With music being such a big component to this performance, Laronde turned to percussionist and composer, Rick Sacks, a long-time collaborator with Red Sky. Sacks was the 10th, but most crucial performer on stage, delivering sounds to accompany the dancers.

“Most of the music was performed live except for about 10 ambient cues from a computer in a booth. Rick played and/or triggered all the music. He triggered sounds from an electronic drum set and an electronic MalletKAT. The composition is made vital by ornamentation and punctuation that he could change each night depending on the dancer’s movements and the energy of the performance. This could only be the result of a live performance— it keeps it spontaneous,” said Laronde

Backbone marks the third back-to-back Toronto premiere that Red Sky has had since August. This is also their first collaboration with Canadian Stage, where Red Sky will be in residence for two years — the 17/18 and 18/19 seasons. Red Sky Performance was founded in 2000 and for the past 17 years they have focused on highlighting different traditional areas of indigenous dance theatre and music in a contemporary form.

Backbone runs from Nov 2-12 at the Berkeley Street theatre in Toronto. Red Sky Performance has also been invited to perform Backbone at Live Art Dance in Halifax, Nova Scotia on Nov 17. they will tour to Europe and Asia in January and February 2018-19. For more information visit redskyperformance.com.

 

Baking Minute: bread week with the Canadian Baking Show

The second episode of the Canadian Baking Show focused on one of my favourite things — bread! The bakers were challenged to make some of the most difficult and technical kinds of bread, while still including a unique and personal flare on their creations. I was excited to watch this episode as bread is, unfortunately, not something I have mastered.

The first challenge was to make Focaccia, a fluffy Italian flatbread seasoned with oil, herbs, and various vegetables, meats, or cheeses. It’s a delicate bread — the dough must have even air pockets and too many toppings can turn this dish into a pizza. I was enthralled with Julian D’Entremont’s baking this week. His use of Nova Scotian dulse, a kind of seaweed, was really inspiring and representative of his hometown of Halifax. I loved that other bakers were trying it out while their breads cooked. At the end of the day, I think the unofficial winner of this particular challenge was Sabrina Degni, whose Focaccia was inspired by her Italian grandmother, and Linda Longson, who used rosemary-infused oil and sea salt for an absolutely gorgeous and simply delicious bread.

The technical challenge was, of course, the Montreal-style bagel. I thought this challenge would be easier, but I’ve since learned that bagels are deceiving. First you have to kneed the dough, but not over-kneed it. Then boil it in honey water. Then dry it. And then FINALLY you cook it. There are so many ways it could go wrong, even the bakers from Quebec had a hard time. The judges wouldn’t even try James Hoyland’s bagel as it was raw. Poor guy.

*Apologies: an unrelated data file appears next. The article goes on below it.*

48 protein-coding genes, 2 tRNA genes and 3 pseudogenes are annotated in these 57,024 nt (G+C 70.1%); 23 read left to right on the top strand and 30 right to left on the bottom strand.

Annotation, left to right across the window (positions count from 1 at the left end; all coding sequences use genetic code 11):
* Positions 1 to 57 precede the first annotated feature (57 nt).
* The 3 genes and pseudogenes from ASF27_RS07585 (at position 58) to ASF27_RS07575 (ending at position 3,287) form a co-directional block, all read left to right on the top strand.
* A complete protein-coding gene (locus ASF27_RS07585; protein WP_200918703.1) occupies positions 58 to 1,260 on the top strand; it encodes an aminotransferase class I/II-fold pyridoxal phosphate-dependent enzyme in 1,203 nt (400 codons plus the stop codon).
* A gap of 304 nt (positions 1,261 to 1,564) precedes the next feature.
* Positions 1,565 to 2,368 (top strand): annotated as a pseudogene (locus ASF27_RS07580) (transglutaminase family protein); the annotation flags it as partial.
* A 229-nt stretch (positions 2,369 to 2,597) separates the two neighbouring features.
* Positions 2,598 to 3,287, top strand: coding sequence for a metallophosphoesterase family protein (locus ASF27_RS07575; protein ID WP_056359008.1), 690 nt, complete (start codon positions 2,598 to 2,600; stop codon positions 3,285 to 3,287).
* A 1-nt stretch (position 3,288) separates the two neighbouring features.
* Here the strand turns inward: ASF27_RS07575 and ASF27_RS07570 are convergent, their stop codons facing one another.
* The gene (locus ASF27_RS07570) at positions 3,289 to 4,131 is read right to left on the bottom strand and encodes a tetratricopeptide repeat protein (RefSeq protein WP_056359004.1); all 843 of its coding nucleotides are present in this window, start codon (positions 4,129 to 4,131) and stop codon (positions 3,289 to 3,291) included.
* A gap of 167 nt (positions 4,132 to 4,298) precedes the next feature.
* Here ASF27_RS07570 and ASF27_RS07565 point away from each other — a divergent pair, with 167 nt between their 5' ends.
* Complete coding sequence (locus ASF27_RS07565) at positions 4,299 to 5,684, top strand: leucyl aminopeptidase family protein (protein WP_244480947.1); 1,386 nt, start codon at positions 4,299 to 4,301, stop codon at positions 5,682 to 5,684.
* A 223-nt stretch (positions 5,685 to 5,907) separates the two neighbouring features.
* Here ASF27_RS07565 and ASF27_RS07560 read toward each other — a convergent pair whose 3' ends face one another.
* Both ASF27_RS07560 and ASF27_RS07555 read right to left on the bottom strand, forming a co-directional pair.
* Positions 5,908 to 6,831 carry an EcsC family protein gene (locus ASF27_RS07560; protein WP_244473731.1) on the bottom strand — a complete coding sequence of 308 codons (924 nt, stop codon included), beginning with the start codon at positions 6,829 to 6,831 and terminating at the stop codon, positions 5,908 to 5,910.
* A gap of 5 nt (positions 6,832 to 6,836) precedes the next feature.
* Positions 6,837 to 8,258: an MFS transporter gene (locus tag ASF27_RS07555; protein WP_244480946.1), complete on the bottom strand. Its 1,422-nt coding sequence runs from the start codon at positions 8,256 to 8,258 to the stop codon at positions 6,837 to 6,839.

The showstopper challenge was to create a bread centrepiece with a sweet filling. I have to say, there is a huge difference between how these bakers performed last week and this week. Maybe it took them a while to get used to the cameras being in their faces or to get used to the tent-in-a-field atmosphere, but the final products of this challenge were a lot more put together and clean than the cake challenge in the premiere.

What was even better than the final product was the reaction of the bakers. When the judges cut into the bread and they saw how it looked in the inside, whether a bunch of even layers of filling or swirls of fruit. They were so proud! While there were a lot of amazing creations, my personal favourite was Julian’s, who made some mouth-watering cinnamon buns with a Kraken in the middle. Oh, and he also had fried bread as tentacles!

There has been some criticism about the judging of the Canadian Baking Show, and I do agree that at times it can get repetitive, especially during the technical challenge where they just keep repeating the words “crispy”, “soft”, and “chewy”. But, I was rather impressed with the commentary in the Focaccia challenge. The judges gave advice to the bakers, patiently explaining what went wrong and what went right. I’m hoping the judging gets a bit more creative as more contestants leave and there is more television time for this part of the show.

The winner of bread week was Sabrina, who rocked all three challenges and created a really unique centrepiece with a weaved bread basket. The person who left this week was Sinclair Shuit of London Ont. (hometown of Winnipeg), whose centrepiece pear puff pastry wasn’t cooked enough to please the judges.

Next week is dessert week…God help me!

Let us know what you thought of the episode in the comments below! In the meantime, I’m going to go and eat a muffin…or some french toast…or maybe just a whole loaf of bread.